The three-dimensional (3D) organization of chromosomes of Crepis capillaris (2n = 6) has been investigated. Root tips were fixed, macerated with enzymes and gently separated without squashing. The cells were then stained with DAPI and optically sectioned under computer control. Sections were stored as video images and processed to remove noise and out-of-focus information. Computer modelling was then used to trace the paths of each chromosome and to display the paths as a 3D wire diagram. In all, 88 sets of anaphase chromosomes were modelled from 47 optically sectioned cells. The models and the coordinates of the chromosomes were then analysed to detect non-random arrangements or preferential associations of particular pairs of chromosomes. The methods used have significant advantages over electron microscope tomography for the analysis of 3D chromosome arrangement; in particular, the large number of samples allowed more thorough statistical tests to be performed on the data obtained. No evidence was found for either non-random arrangements or homologous association and, moreover, the distances between the two larger pairs of homologues were larger than for other pairs of chromosomes. These results conflict with previous results for this and other plant species where the material was squashed before measurements were taken. We found no evidence of haploid genome separation.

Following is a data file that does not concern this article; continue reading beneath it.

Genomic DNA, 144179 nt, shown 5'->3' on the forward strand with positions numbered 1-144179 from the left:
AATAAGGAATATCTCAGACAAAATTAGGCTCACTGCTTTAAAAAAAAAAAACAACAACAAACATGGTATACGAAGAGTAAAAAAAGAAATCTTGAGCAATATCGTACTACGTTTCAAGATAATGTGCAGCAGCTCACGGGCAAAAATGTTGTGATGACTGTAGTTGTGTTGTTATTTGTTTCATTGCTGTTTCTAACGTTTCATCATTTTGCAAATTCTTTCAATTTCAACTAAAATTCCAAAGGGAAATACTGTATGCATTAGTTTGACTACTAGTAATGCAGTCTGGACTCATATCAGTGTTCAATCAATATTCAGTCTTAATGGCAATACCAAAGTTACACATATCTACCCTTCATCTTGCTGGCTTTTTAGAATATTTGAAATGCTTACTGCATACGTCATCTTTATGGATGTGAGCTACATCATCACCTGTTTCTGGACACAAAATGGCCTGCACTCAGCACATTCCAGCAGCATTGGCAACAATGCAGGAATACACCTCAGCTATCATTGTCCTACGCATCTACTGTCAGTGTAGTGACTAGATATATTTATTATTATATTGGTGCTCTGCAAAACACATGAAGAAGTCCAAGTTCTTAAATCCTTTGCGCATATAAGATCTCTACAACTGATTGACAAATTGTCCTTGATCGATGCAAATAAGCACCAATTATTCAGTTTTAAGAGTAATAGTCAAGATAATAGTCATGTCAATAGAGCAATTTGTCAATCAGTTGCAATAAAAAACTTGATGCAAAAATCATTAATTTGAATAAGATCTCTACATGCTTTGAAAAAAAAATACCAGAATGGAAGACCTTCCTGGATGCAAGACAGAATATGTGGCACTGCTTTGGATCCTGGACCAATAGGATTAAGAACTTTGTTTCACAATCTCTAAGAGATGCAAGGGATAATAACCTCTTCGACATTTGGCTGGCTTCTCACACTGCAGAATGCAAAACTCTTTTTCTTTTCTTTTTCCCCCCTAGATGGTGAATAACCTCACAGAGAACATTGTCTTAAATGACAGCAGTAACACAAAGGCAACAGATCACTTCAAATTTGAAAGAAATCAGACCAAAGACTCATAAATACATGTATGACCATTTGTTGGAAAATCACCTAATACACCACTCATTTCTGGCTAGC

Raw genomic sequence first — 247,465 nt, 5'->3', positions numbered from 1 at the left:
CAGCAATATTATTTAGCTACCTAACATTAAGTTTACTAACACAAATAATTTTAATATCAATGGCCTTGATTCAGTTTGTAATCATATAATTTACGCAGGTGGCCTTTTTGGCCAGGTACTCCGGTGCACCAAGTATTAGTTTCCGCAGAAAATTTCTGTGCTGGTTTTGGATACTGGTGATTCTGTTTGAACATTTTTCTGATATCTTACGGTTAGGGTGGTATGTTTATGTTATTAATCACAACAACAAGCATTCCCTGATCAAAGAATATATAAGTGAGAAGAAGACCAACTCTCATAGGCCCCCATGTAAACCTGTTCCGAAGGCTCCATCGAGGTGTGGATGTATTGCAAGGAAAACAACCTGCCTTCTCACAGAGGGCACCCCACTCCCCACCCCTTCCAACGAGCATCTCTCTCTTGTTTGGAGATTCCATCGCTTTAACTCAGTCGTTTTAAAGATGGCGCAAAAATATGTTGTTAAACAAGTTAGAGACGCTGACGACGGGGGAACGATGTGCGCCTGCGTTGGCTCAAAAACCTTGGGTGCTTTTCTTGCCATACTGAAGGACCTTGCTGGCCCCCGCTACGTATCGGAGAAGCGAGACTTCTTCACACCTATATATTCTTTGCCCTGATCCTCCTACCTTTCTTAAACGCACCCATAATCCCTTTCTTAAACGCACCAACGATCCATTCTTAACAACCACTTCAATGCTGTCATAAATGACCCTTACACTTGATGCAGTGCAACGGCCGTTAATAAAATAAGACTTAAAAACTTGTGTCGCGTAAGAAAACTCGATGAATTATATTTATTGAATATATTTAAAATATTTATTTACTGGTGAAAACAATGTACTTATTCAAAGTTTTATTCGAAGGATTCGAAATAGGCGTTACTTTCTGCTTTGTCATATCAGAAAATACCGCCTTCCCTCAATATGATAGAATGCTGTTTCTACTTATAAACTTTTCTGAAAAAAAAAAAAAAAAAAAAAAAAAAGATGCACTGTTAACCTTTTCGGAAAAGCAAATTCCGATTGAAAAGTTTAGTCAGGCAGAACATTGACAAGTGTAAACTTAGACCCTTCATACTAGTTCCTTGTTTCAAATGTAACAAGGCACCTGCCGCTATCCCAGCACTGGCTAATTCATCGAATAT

This content is only available via PDF.